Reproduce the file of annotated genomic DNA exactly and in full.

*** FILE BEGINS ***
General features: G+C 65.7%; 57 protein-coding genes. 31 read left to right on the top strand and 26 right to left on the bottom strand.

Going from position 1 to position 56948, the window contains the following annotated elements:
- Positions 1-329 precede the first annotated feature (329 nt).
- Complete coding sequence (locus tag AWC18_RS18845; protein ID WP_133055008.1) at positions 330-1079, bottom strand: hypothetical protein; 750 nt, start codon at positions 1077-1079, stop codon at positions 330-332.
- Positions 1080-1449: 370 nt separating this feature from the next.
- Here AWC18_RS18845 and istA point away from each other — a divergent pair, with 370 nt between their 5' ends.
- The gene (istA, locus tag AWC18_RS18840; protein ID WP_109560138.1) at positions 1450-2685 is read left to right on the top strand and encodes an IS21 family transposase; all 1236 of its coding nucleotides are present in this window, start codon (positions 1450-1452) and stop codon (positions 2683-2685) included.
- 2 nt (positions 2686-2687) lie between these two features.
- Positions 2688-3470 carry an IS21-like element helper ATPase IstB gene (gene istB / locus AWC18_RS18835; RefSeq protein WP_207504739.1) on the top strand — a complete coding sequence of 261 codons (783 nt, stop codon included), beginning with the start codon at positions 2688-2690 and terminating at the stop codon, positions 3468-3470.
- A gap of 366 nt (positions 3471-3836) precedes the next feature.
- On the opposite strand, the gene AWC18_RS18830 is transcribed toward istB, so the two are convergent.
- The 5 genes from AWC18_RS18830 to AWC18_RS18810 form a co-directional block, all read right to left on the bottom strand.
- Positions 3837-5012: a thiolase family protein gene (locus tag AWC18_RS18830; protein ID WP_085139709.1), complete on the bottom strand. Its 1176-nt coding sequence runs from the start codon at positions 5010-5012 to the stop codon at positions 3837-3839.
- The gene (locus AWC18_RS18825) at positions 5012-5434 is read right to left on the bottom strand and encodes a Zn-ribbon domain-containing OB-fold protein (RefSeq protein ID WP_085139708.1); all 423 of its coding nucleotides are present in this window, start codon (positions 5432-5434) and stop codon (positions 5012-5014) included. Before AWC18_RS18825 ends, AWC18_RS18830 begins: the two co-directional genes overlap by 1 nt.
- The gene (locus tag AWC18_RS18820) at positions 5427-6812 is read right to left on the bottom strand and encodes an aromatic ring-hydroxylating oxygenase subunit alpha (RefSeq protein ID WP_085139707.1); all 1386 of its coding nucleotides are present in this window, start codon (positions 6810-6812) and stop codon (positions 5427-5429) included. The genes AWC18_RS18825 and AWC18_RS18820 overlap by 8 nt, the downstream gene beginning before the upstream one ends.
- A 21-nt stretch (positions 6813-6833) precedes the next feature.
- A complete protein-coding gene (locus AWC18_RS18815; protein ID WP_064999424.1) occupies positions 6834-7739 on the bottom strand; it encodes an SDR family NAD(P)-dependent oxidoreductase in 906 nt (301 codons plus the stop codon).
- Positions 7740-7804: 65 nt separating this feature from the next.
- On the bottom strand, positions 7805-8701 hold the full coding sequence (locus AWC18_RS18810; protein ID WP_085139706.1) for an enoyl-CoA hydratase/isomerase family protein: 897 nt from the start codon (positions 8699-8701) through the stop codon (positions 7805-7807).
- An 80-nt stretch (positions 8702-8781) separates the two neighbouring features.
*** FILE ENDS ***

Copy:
General features: G+C 65.7%; 57 protein-coding genes. 31 read left to right on the top strand and 26 right to left on the bottom strand.

Going from position 1 to position 56948, the window contains the following annotated elements:
- Positions 1-329 precede the first annotated feature (329 nt).
- Complete coding sequence (locus tag AWC18_RS18845; protein ID WP_133055008.1) at positions 330-1079, bottom strand: hypothetical protein; 750 nt, start codon at positions 1077-1079, stop codon at positions 330-332.
- Positions 1080-1449: 370 nt separating this feature from the next.
- Here AWC18_RS18845 and istA point away from each other — a divergent pair, with 370 nt between their 5' ends.
- The gene (istA, locus tag AWC18_RS18840; protein ID WP_109560138.1) at positions 1450-2685 is read left to right on the top strand and encodes an IS21 family transposase; all 1236 of its coding nucleotides are present in this window, start codon (positions 1450-1452) and stop codon (positions 2683-2685) included.
- 2 nt (positions 2686-2687) lie between these two features.
- Positions 2688-3470 carry an IS21-like element helper ATPase IstB gene (gene istB / locus AWC18_RS18835; RefSeq protein WP_207504739.1) on the top strand — a complete coding sequence of 261 codons (783 nt, stop codon included), beginning with the start codon at positions 2688-2690 and terminating at the stop codon, positions 3468-3470.
- A gap of 366 nt (positions 3471-3836) precedes the next feature.
- On the opposite strand, the gene AWC18_RS18830 is transcribed toward istB, so the two are convergent.
- The 5 genes from AWC18_RS18830 to AWC18_RS18810 form a co-directional block, all read right to left on the bottom strand.
- Positions 3837-5012: a thiolase family protein gene (locus tag AWC18_RS18830; protein ID WP_085139709.1), complete on the bottom strand. Its 1176-nt coding sequence runs from the start codon at positions 5010-5012 to the stop codon at positions 3837-3839.
- The gene (locus AWC18_RS18825) at positions 5012-5434 is read right to left on the bottom strand and encodes a Zn-ribbon domain-containing OB-fold protein (RefSeq protein ID WP_085139708.1); all 423 of its coding nucleotides are present in this window, start codon (positions 5432-5434) and stop codon (positions 5012-5014) included. Before AWC18_RS18825 ends, AWC18_RS18830 begins: the two co-directional genes overlap by 1 nt.
- The gene (locus tag AWC18_RS18820) at positions 5427-6812 is read right to left on the bottom strand and encodes an aromatic ring-hydroxylating oxygenase subunit alpha (RefSeq protein ID WP_085139707.1); all 1386 of its coding nucleotides are present in this window, start codon (positions 6810-6812) and stop codon (positions 5427-5429) included. The genes AWC18_RS18825 and AWC18_RS18820 overlap by 8 nt, the downstream gene beginning before the upstream one ends.
- A 21-nt stretch (positions 6813-6833) precedes the next feature.
- A complete protein-coding gene (locus AWC18_RS18815; protein ID WP_064999424.1) occupies positions 6834-7739 on the bottom strand; it encodes an SDR family NAD(P)-dependent oxidoreductase in 906 nt (301 codons plus the stop codon).
- Positions 7740-7804: 65 nt separating this feature from the next.
- On the bottom strand, positions 7805-8701 hold the full coding sequence (locus AWC18_RS18810; protein ID WP_085139706.1) for an enoyl-CoA hydratase/isomerase family protein: 897 nt from the start codon (positions 8699-8701) through the stop codon (positions 7805-7807).
- An 80-nt stretch (positions 8702-8781) separates the two neighbouring features.